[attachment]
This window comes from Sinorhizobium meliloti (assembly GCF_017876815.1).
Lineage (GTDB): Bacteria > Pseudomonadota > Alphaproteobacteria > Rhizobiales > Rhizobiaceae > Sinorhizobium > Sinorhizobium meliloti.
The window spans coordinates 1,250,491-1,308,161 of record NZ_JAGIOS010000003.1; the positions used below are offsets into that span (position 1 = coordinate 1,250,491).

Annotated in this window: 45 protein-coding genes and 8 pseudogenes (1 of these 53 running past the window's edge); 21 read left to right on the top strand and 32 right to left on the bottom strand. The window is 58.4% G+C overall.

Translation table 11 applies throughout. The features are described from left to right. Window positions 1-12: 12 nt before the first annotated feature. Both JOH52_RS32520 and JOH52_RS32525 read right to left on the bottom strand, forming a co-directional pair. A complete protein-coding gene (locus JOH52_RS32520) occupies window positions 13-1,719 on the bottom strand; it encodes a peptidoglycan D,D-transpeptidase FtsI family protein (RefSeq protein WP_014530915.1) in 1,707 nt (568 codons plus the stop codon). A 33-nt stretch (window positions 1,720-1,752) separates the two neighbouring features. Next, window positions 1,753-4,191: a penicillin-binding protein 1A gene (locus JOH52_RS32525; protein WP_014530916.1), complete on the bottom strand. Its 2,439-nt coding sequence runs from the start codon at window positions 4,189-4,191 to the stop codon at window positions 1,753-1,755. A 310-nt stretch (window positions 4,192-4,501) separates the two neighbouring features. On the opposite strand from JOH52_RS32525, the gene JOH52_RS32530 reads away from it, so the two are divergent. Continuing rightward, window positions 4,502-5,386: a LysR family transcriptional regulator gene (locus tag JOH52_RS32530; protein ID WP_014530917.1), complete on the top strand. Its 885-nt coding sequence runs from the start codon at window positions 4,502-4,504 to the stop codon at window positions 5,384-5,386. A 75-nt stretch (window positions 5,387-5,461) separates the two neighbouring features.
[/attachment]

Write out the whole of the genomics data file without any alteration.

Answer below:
This window comes from Sinorhizobium meliloti (assembly GCF_017876815.1).
Lineage (GTDB): Bacteria > Pseudomonadota > Alphaproteobacteria > Rhizobiales > Rhizobiaceae > Sinorhizobium > Sinorhizobium meliloti.
The window spans coordinates 1,250,491-1,308,161 of record NZ_JAGIOS010000003.1; the positions used below are offsets into that span (position 1 = coordinate 1,250,491).

Annotated in this window: 45 protein-coding genes and 8 pseudogenes (1 of these 53 running past the window's edge); 21 read left to right on the top strand and 32 right to left on the bottom strand. The window is 58.4% G+C overall.

Translation table 11 applies throughout. The features are described from left to right. Window positions 1-12: 12 nt before the first annotated feature. Both JOH52_RS32520 and JOH52_RS32525 read right to left on the bottom strand, forming a co-directional pair. A complete protein-coding gene (locus JOH52_RS32520) occupies window positions 13-1,719 on the bottom strand; it encodes a peptidoglycan D,D-transpeptidase FtsI family protein (RefSeq protein WP_014530915.1) in 1,707 nt (568 codons plus the stop codon). A 33-nt stretch (window positions 1,720-1,752) separates the two neighbouring features. Next, window positions 1,753-4,191: a penicillin-binding protein 1A gene (locus JOH52_RS32525; protein WP_014530916.1), complete on the bottom strand. Its 2,439-nt coding sequence runs from the start codon at window positions 4,189-4,191 to the stop codon at window positions 1,753-1,755. A 310-nt stretch (window positions 4,192-4,501) separates the two neighbouring features. On the opposite strand from JOH52_RS32525, the gene JOH52_RS32530 reads away from it, so the two are divergent. Continuing rightward, window positions 4,502-5,386: a LysR family transcriptional regulator gene (locus tag JOH52_RS32530; protein ID WP_014530917.1), complete on the top strand. Its 885-nt coding sequence runs from the start codon at window positions 4,502-4,504 to the stop codon at window positions 5,384-5,386. A 75-nt stretch (window positions 5,387-5,461) separates the two neighbouring features.